Then there’s the Ravens taking Courtney Upshaw.  They got the BPA and he’s a pass rusher!  Huzzah for Ozzie Newsome!  Except that Upshaw isn’t a dynamic pass rusher, and that he does fill a clear need, with the departure of Jarret Johnson, as an edge-setter in the running game on the strongside.  If Ozzie had a slightly worse track record, you’d be reading about how as an Alabama alum, he shows too much love to Crimson Tide guys like Upshaw.  (Johnson also played at Alabama, actually.)

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You Got Served: Live 2012 NFL Draft third-round analysis

Ted Bartlett evaluates draft-eligible prospects in his spare time, among a number of activities he pursues, including golf, MBA classes, and smirking about how much he's outkicked his coverage on the girlfriend front.  When his kindergarten teacher told him that he was advanced, what she was saying was that, with minimal effort, he'd be able to do better than "really passionate" people who try their hardest.  He also focuses on the NFL's business and legal environment, offensive and defensive schemes, going off on unrelated tangents, and all 32 teams in the NFL. Follow along as he offers his instant analysis of tonight's NFL Draft.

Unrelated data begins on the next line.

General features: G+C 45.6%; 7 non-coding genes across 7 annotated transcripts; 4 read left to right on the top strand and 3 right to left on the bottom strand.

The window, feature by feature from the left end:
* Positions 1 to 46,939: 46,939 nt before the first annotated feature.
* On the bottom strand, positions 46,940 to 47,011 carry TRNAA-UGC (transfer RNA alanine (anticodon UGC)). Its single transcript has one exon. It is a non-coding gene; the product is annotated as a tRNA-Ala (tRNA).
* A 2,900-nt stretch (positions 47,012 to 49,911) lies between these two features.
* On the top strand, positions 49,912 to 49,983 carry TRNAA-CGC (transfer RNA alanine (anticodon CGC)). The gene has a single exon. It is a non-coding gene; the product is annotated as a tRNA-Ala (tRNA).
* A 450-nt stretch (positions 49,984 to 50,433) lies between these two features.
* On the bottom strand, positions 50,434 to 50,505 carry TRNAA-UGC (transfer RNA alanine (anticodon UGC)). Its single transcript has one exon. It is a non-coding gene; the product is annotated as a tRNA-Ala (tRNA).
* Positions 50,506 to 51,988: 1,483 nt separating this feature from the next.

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You Got Served: Live 2012 NFL Draft second-round analysis

Ted Bartlett evaluates draft-eligible prospects in his spare time, among a number of activities he pursues, including golf, MBA classes, and smirking about how much he's outkicked his coverage on the girlfriend front.  When his kindergarten teacher told him that he was advanced, what she was saying was that, with minimal effort, he'd be able to do better than "really passionate" people who try their hardest.  He also focuses on the NFL's business and legal environment, offensive and defensive schemes, going off on unrelated tangents, and all 32 teams in the NFL. Follow along as he offers his instant analysis of tonight's NFL Draft.

Continue reading "You Got Served: Live 2012 NFL Draft second-round analysis"

You Got Served: Live 2012 NFL Draft first-round analysis